The Butler did it.
The Butler at this all inclusive resort guests how to activate the underwater lights so guests can see through the window on their bedroom floor.
Here’s what Ellen Creager, Detroit Free Press, thought when she couldn’t remember how to turn the lights on.
The headaches! The difficulty of being the first guest in this entrancing villa! I think I need a soak in my private infinity pool or a rest on the overwater hammock to calm down.
Suddenly, a breakthrough. I push a small button labeled “ripples” on the wall. And although it is night, I now see the clear Caribbean sea beneath my feet and tiny fish swimming by.
For decades, tourists have flown all the way to the South Pacific to find them: small thatched-roof bungalows on stilts strung out like a pearl necklace through quiet, shimmering turquoise lagoons and atolls, creating romance just by their existence.
Meanwhile, it has been nearly impossible to build similar bungalows in the Caribbean. Why? Tides, hurricanes, rough water and environmental regulations are impediments. You need a quiet location to make it work. Which is why the Sandals Royal Caribbean in Montego Bay, Jamaica, is the perfect test case.
It has a natural breakwater some way out from shore, so the water near the resort is a big lagoon. The brilliant aqua water is only 2 to 5 feet deep under the bungalows here. Tides still pull and push, but they are not strong.
So now, Sandals is putting the finishing touches on five spacious overwater villa bungalows, which link by walkway to its private island. You get there by a five-minute private water taxi ride from the main resort.
You are served snacks and meals by your private butler on your private deck, after which you have many opportunities for private snuggling and private romance. (So, do not go alone). The bungalows opened Dec. 2.
Also going up are 12 smaller overwater bungalows that will open in February.
Does it sound intriguing? Get in line. Most of the bungalows are sold out through mid-2018. The five biggest start at $1,435 per person, per night (based on double occupancy.) The 12 smaller bungalows are $1,263 per person.
The high-end cost does not seem to be hurting bookings, says Sandals spokeswoman Sarah Royal.
And if the bungalows work here, “This is definitely a direction we are looking to take in other places.”
One of the first to test out the new villas was Gerard Christ, the resort’s general manager. He knows all about the sturdy steel and concrete pilings that were required in Jamaica (no wooden stilts here). He knows the environmental hoops that Sandals had to clear, the ups and downs of construction, the costs, the pros and cons.
But the night he stayed, the super moon was out, illuminating the skies. He felt as awed as any guest: “I hardly slept,” he says. He was so excited that he rose before dawn to watch the herons and cranes grazing just beyond his deck.
The night I stayed I, too, found it hard to sleep. It was not because the king-sized bed was uncomfortable, but because I was afraid I was going to miss something. Why sleep through your time at one of the most beautiful hotel rooms in the world? I got up at dawn, too.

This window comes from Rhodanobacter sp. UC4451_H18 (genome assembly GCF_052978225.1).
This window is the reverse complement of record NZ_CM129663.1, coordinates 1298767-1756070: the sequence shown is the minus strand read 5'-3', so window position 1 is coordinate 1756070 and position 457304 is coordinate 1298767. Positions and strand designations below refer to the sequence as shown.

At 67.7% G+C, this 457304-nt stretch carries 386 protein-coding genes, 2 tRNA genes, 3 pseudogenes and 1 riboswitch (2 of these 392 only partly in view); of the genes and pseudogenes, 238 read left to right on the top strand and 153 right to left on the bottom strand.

When all 17 bungalows are complete at Sandals, they will be lined up in the shape of a heart, if you were able to see them from the air, Royal says. It’s an unnecessary — but romantic — Sandals touch, a tribute to lovers.
Still, this is a moment of glory for Jamaica — first in the Caribbean to make the dream of overwater bungalows come true.
Nearly all 125 overwater bungalow resorts in the world are in the South Pacific or in the Maldives, which are resort islands south of India and Sri Lanka, according to Roger Wade, editor of OverwaterBungalows.net.
Whoever can create similar romantic lodgings successfully in the Caribbean, Mexico and Central America is likely sitting on a gold mine — provided that construction is based on science and engineering, not flimsy dreams that will collapse in a storm. Here are three competing projects:
• Aruba: Zöetry Isla Di Oro Aruba Wellness Spa and Resort plans 126 overwater bungalow suites, scheduled to open in 2018.
• Panama: Viceroy Bocas del Toro Panama will feature 42 overwater bungalows when it opens in 2019.
• Mexico: Karisma El Dorado Maroma resort near Playa del Carmen, Mexico, just opened 30 new palafitos overwater bungalows Sept. 1, the first in Mexico.
What’s new in Montego Bay. Jamaica is streamlining and sprucing itself up.
A new 143-mile highway, Highway 2000, just opened that cuts the drive time from Kingston to Ocho Rios from two hours to just 45 minutes, which also speeds up the drive time onward to Montego Bay on the northwest edge of Jamaica.
The area is enjoying a building boom and renaissance. “Montego Bay is hot and busy,” says Janice Allen of the Jamaica Tourist Board. “We even have a Hard Rock Cafe opening in December.”
New resorts: Most notably, the Royalton Blue Waters all-inclusive resort just opened east of Montego Bay near Falmouth. Stunningly gorgeous, with 228 suites, all with ocean views, it also has infinity pools, lazy river, poolside cabanas, a wide beach and 11 restaurants; some amenities are shared with sister property Royalton White Sands.
Children are allowed. “We expect Royalton to add quality here to the room stock in Montego Bay,” says Allen. I visited this pretty all-inclusive resort the week it opened and found an eager staff, a few technical issues with electrical and air conditioning, and relaxing surroundings.
The Royalton brand is owned by Sunwing Airlines of Canada. It is expanding throughout the Caribbean, including two new resorts coming in Negril, Jamaica, and on St. Lucia in 2017.
Continue Reading at: USA Today - "Peek inside the Caribbean's first overwater bungalows"